One-percenters can treat their families to upper-deck staterooms about twice the standard size. But some folks ask for the inside cabins, not only because they’re less expensive but also because they boast a Disney innovation: the “magic porthole.” A round screen in a nautical frame set into the wall, it shows an animated loop of the sea coursing by, with occasional glimpses of Nemo the Pixar clownfish and the Up parachute. It’s like a free movie in your room, and at night it could serve as a visual lullaby for the wee ones.
Good news for grownups: a Disney ship has literally hundreds of baby-sitters. In a dozen play areas, all rigorously themed to Disney or Pixar hits, the company employees — they call them “cast members” — supervise fun for underagers of all ages: toddlers (the “It’s a Small World” Nursery), the five-to-10 set (Andy’s Room from Toy Story, Monster’s Academy from Monsters, Inc.), tweens (the Edge Club) and teens (Chill Spa). Interactive games galore keep the young occupied. If your daughter has a spare moment, send her to the Bibbidi Bobbidi Boutique, the makeover salon “where little girls are magically transformed into little princesses” (from $54.95). At the end of the cruise, parents can reintroduce themselves to their kids.
Adults have their own international playground: Europa, a connected complex of five intimate night clubs sharing a continental ambiance. Wander from London (The Tube) to Dublin (O’Gills Pub) to Paris (Ooh La La) and Rome (La Piazza), each serving up music and cocktails.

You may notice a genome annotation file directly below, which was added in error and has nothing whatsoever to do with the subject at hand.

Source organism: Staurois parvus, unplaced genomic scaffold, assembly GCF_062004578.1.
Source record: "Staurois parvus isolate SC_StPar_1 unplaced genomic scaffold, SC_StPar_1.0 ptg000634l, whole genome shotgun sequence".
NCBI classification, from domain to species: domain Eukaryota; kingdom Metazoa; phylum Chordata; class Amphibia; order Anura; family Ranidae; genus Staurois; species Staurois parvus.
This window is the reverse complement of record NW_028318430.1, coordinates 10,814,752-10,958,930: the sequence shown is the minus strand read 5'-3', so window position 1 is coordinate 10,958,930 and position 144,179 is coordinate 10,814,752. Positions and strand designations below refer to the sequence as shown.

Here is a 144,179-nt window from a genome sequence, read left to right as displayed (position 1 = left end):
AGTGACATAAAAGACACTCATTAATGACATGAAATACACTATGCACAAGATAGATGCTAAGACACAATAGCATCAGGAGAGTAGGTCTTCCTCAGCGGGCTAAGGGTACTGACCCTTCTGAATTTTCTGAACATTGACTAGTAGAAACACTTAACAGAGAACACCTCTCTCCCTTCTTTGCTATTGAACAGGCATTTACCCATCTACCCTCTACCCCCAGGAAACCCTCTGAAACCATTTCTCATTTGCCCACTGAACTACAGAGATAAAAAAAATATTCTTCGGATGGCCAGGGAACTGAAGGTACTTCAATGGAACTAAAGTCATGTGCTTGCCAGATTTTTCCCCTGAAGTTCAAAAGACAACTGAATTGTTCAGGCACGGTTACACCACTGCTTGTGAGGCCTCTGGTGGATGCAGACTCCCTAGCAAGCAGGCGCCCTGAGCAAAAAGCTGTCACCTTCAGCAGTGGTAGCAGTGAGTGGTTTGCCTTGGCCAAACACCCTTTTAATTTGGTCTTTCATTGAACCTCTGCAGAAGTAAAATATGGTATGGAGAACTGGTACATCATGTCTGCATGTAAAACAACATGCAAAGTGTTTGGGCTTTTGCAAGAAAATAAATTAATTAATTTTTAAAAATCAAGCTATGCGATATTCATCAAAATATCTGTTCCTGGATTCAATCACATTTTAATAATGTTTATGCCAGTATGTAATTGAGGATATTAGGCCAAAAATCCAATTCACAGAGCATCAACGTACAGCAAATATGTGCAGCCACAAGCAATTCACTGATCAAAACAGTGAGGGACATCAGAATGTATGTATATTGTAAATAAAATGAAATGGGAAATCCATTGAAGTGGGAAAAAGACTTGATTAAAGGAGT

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On the pool deck, the family-friendly party includes danceathon workout sessions — see Mickey and Goofy get jiggy to “Shake a Tail Feather” — and the once-a-cruise Pirate show, in Caribbean mode, that climaxes with fireworks. For the Fantasy’s one thrill ride, take the AquaDuck, a 765-foot waterslide that caroms around the ship’s higher regions and occasionally off the side. After all this exertion, check out the photos that the cast members keep taking of your group; they can be seen on the screen of Shutters, an interactive family album that allows you to score high points by quickly touching them.
The Fantasy also shows movies, Disney of course, and some in 3-D. The big attraction on our cruise was the studio’s recent flop John Carter. When Christian Abbott, the affable Cruise Director, announced the movie’s name, the audience actually applauded. On Disney ships, the geniality of the staff is matched by the courteousness of the guests.
Three main dining rooms — the Royal Court, the Enchanted Garden and Animator’s Palate — have early and late sittings, each with a 696 capacity. Disney, deciding which restaurant you attend and when, has your wait staff accompany you through the voyage. The cuisine is OK to good, and the accouterments are even tastier, like the Royal Court’s bread basket, shaped like Cinderella’s pumpkin carriage, holding a pumpkin-shaped loaf of white bread.